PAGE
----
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Remix, Payload in a Single Express Server Monorepo

Daniel Söderling

Daniel Söderling
Remix Payload monorepo

Payload CMS’ Local API is an incredibly powerful tool when building server-side rendered applications.

In this post, we’ll look at an example of a monorepo with multiple apps; a Remix and Payload application communicating through the Local API, served by the same Express server.

Payload and Remix in a monorepo setup

Recently, there have been many frontend frameworks with SSR (server-side rendering) capabilities released. One of those is Remix, which uses React for it's rendering. Integrating Payload with such framework has, in my case, turned out fantastic. Therefore I wanted to share my thoughts and an example of such setup.

All the code can be found in this repository as a template for your next project. Consult the project documentation for more information about the technologies used, and it's setup.

Why a monorepo?

Since I learned that Payload has a local API, which I certainly find is one of the best features of Payload, I have thought about the best way to use it.

While it is possible to set up a repository with a single package where all your dependencies is installed, this could cause a few problems. React for example, is a peer dependency of Remix, which means that you are installing React yourself in order for Remix rendering to work. What if you wanted to write custom Payload components, and it turns out that Remix and Payload requires different versions of React? You would need to use package manager's aliasing feature as a work around. This would mostly work, but there is a better solution.

A monorepo lets you define multiple packages, where each package requires their own set of dependencies. The Remix application may require version 17 of react, while the Payload application requires react 18. This flexibility in dependency management make it worth paying for a more complex project setup, in this case a monorepo managed using Turborepo.

Why Remix?

The way Payload can be integrated with Remix turns out to be very elegant. In the example repository, since we are running the Remix and Payload instances in the same express server (you guessed it) we can use Payload's Local API.

This is how you integrate Payload with Remix:

// apps/server/index.ts
import payload from 'payload';
import express from 'express';
import { createRequestHandler } from '@remix-run/express';
// Initialize the Payload instance
express: app,
onInit: () => {`Payload Admin URL: ${payload.getAdminURL()}`);
// Pass any request that wasn't handled by Payload to Remix by utilizing it's createRequestHandler
app.all('*', (req, res, next) =>
getLoadContext(req, res) {
return {
payload: req.payload,
user: req?.user,
})(req, res, next)

By returning the Payload instance from Remix’s getLoadContext, we can use Payload Local API from any Remix Action or Loader (which is used to load and mutate data on the server side in Remix).

export const loader: LoaderFunction = async ({
context: { payload, user },
}): Promise<LoaderData> => {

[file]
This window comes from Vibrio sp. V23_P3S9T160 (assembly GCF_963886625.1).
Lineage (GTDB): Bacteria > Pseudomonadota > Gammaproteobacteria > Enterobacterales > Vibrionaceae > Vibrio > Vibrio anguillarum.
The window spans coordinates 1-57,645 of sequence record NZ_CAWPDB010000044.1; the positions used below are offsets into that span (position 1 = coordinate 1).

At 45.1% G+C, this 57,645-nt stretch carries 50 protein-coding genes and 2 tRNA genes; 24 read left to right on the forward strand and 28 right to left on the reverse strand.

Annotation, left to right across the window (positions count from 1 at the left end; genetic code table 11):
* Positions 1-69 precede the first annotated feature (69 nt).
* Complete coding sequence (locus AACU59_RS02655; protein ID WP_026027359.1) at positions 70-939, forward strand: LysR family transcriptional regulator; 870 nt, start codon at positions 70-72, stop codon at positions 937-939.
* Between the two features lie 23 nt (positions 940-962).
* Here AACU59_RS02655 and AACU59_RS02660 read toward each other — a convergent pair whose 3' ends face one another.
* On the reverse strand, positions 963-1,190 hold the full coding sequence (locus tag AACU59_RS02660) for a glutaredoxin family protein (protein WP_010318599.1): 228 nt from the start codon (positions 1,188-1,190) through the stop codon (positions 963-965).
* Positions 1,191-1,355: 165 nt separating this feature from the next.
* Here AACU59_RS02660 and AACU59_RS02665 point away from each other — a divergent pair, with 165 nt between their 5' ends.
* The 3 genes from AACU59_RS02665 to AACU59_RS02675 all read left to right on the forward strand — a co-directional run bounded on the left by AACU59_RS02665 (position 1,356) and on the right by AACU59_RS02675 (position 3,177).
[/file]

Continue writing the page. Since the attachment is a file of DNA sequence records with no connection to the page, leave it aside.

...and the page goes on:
if (!user) {
return { users: [], authenticatedUser: undefined };
const { docs: users } = await payload.find({
collection: 'users',
overrideAccess: false
return { users, authenticatedUser: user };

A subtle but significant advantage of this integration is that Remix don't have to know about or bundle a single line of code from the Payload project in order to work. This is because the Payload instance is passed to Remix during runtime.

The user in above example is actually originates from Payload as well, meaning we are using the Payload authentication system in our Remix application. This is accomplished by adding the Payload authentication middleware to Remix's Express routes.

Read more about this in the Payload documentation.

Local API

Apart from not having to use HTTP in order to communicate with your CMS and the performance benefits that comes with, this is also noteworthy:

The local API gives us the ability to bypass access control, when needed!

Imagine having a statistics collection which only administrators have CRUD (create, read, update and delete) access to. How would you register usage statistics for users other than administrators?

When using the HTTP API's there are of course solutions to this, like authorizing the statistics API through the usage of ab API key instead (yes, Payload have you covered here as well) or using collection hooks. But it certainly is a lot easier to simply bypass the Payload access control in the local API:

const response = await payload.create({
collection: 'statistics',
data: {
// ...
overrideAccess: true

While this functionality should be used with care, it is really nice to have available in your tool set.


Like NextJS, Remix is using a file based routing system. This means that you can create a file in the app/routes folder and Remix will automatically create a route for it. The example project have a Pages collection that we would like to use as pages in our application that the user should be able to navigate between.

In order for our Remix application to use the Pages collection as routes, we will use the following routing features in Remix:

The Pages collection has a slug field which is automatically populated based on the title (through a beforeChange hook), which we can use as a dynamic segment in our route.

First of all, let's create a dynamic route in Remix: project └── apps └── web └── app └── routes └── $page.tsx Now we simply need to fetch the correct page from Payload and render it.